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The market share of Win and Mac goes back to the early days of the platforms. MS gambled on the buisness market and Apple gambled on the educational market figuring that if people were learning computers on the mac they'd buy a mac. It didn't work out that way; MS gambled correctly...

As for Photographers going Windows, I think it's due to cost and ignorance (generalizing- not neccsarily on this site alone). Many photographers are used to film and never had to deal with computers. They are now switching to digital and suddenly need a computer. They get a little freaked by the initial costs of things ("I want quality that matches my MF but $1500 for a camera!?" is something I hear a bunch) and see that PCs are alot cheaper than Macs and so they buy PC unaware that they'd probably be better off with a more new-user friendly platform.

Oh, My current system:
Dell 4400
Intel P4 1.6Ghz
1GB ram
GeForce4 Ti 4400
Dual monitors
Logitec MX700 mouse

My next system will definatly be a Mac.
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Gabe
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« Reply #18 on: February 22, 2005, 04:07:56 PM »
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That test at Rob Galbriath would have been interesting a year ago but holds no relevance today

... erm, a year ago it would have been a year out of date (or am I missing something?)


As for OSX viruses: what are they? When did they surface? How are they transmitted?

I'm not trying to be argumentative. I'm not about to suggest it'll never happen (there were a handful for the Classic MacOSs, for example). I'm not suggesting I'm an expert by any means. But I genuinely want to know, as I'm unaware of the existence of even one that affects OSX. I do spend quality time investigating occasionally (although I haven't gone on a proper hunt for a few months now).

Outside of a few proofs-of-concept that never went any further than that (and were quickly addressed by Apple), the closest thing to a virus that I am aware of is a "zombie" script for OSX which can do all sorts of truly hideous things to the machine it's installed on. I mean really frightening stuff.. But it's not a virus (and is even discussed on the forum from whence it came as being more 'nifty' than 'useful' due to the hoops one must jump through to get it working). It requires extensive physical access to the computer, the open-firmware password, an admin password, and it's not self-replicating. A large number of Windows trojans put this thing to shame in terms of both features and ease-of-use - not to mention installed base!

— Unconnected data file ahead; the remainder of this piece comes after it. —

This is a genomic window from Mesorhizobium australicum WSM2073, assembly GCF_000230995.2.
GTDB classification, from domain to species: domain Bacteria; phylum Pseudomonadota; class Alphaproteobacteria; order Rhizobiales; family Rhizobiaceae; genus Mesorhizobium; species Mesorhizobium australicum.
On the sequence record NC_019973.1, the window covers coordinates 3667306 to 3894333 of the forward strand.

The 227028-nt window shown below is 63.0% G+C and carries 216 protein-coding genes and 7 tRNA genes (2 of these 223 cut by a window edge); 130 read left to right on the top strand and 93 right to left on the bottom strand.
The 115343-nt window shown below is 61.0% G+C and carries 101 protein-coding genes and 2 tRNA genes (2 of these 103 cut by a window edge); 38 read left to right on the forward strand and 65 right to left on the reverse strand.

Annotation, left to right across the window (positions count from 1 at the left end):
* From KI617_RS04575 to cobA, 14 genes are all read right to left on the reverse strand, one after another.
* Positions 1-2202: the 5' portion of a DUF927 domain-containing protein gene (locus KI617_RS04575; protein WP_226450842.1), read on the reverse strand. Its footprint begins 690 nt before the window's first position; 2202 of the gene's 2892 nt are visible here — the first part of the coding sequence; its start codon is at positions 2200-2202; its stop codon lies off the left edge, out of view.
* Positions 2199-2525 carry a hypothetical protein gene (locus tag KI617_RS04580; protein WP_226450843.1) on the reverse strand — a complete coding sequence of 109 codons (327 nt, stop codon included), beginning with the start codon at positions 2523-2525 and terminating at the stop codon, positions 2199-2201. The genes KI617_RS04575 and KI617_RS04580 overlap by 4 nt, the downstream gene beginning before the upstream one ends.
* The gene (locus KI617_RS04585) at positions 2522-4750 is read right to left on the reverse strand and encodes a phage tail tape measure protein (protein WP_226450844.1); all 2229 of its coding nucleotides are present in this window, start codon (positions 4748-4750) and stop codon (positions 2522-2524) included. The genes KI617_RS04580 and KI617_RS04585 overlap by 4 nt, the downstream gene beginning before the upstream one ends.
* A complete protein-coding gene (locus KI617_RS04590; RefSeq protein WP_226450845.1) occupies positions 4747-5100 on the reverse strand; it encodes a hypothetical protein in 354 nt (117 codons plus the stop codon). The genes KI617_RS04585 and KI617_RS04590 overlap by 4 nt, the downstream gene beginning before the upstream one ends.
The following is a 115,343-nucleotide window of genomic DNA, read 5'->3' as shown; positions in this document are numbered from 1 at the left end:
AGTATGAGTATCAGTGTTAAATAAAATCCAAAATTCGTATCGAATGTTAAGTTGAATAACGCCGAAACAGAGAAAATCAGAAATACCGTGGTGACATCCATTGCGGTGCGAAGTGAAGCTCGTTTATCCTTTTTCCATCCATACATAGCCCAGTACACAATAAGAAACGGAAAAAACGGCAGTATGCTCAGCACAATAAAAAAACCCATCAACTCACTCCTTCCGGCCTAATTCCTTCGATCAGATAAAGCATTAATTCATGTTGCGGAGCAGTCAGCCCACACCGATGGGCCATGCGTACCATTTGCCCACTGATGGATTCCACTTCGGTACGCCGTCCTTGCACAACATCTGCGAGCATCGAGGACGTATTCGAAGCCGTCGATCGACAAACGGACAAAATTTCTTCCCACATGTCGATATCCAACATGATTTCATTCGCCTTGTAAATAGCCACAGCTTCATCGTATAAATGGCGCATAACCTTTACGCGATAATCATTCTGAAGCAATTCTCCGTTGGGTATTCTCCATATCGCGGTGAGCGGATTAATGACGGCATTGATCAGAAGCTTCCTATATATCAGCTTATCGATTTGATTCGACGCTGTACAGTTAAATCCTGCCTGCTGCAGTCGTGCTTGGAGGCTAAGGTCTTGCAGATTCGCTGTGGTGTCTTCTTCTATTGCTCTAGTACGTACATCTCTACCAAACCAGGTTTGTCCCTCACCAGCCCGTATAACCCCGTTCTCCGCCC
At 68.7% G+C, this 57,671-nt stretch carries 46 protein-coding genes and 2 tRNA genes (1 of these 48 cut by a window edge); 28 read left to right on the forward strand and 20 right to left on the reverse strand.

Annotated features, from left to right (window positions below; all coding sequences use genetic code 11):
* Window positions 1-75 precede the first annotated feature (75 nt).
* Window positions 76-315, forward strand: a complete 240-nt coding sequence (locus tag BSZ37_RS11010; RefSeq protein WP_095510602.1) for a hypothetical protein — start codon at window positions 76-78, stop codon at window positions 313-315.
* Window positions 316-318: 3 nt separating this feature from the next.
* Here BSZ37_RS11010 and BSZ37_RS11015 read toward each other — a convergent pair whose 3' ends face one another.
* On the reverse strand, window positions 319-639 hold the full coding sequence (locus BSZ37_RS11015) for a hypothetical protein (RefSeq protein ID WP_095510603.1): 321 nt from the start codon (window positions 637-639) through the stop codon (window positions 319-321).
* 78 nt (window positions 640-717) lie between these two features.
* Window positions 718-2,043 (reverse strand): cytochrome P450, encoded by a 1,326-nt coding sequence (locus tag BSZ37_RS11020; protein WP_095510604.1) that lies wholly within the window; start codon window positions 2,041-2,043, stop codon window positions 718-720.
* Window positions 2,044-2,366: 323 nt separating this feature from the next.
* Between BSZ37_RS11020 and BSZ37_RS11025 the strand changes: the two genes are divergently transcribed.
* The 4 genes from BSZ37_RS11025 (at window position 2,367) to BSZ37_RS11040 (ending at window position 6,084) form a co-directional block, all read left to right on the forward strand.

Besides, with that level of access to the machine, they can do anything they want. Give up. If you can manage to get this thing installed on your box without your knowledge, well... you probably won't find THIS cartoon very amusing either.

The next biggest threat to OSX that I can see would be to people running Virtual PC (which for those who don't know is a Microsoft product that allows you to install and run Windows on the Mac). I guess this could be considered splitting-hairs, but it's a bona-fide way to make all kinds of viruses run on modern Apple hardware, and they'll do all the nasty things to your Virtual PC partition/install that they can do to the x86 machines they were initially coded for. Performance will be lacklustre compared to running them on native hardware, however  These are still Windows viruses affecting Windows though, so does this even count? Who runs Windows without AVS and the joy that is "Windows Update Mondays" anyway?

About the only valid way I can see to run a genuine virus on your Apple hardware under OSX (and again: I'm soliciting updates to my level of understanding here), would be to acquire one of the many macro viruses written for Microsoft Word.. Needless to say, this is not because of a flaw in the OS's security architecture.

Lastly, I can't think of a piece of adware/spyware for the MacOS that's any more threatening than RealPlayer, and I'm sure there are quite a few people out there who would strongly disagree with that classification. Can someone point me to something worse though? Fact is, I really don't consider spyware or adware to be a real threat to any platform, annoying and sneaky as it may be. But once it becomes installable without user input it moves into virus or trojan territory, does it not?

User negligence is a treat to any and all computer systems. Need to rid your life of spyware or adware? Follow best practice and stop installing it
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djgarcia
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« Reply #19 on: March 02, 2005, 06:08:48 PM »
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In the PC world that's known as mouse acceleration, configurable in the mouse settings. See, we're not so different after all .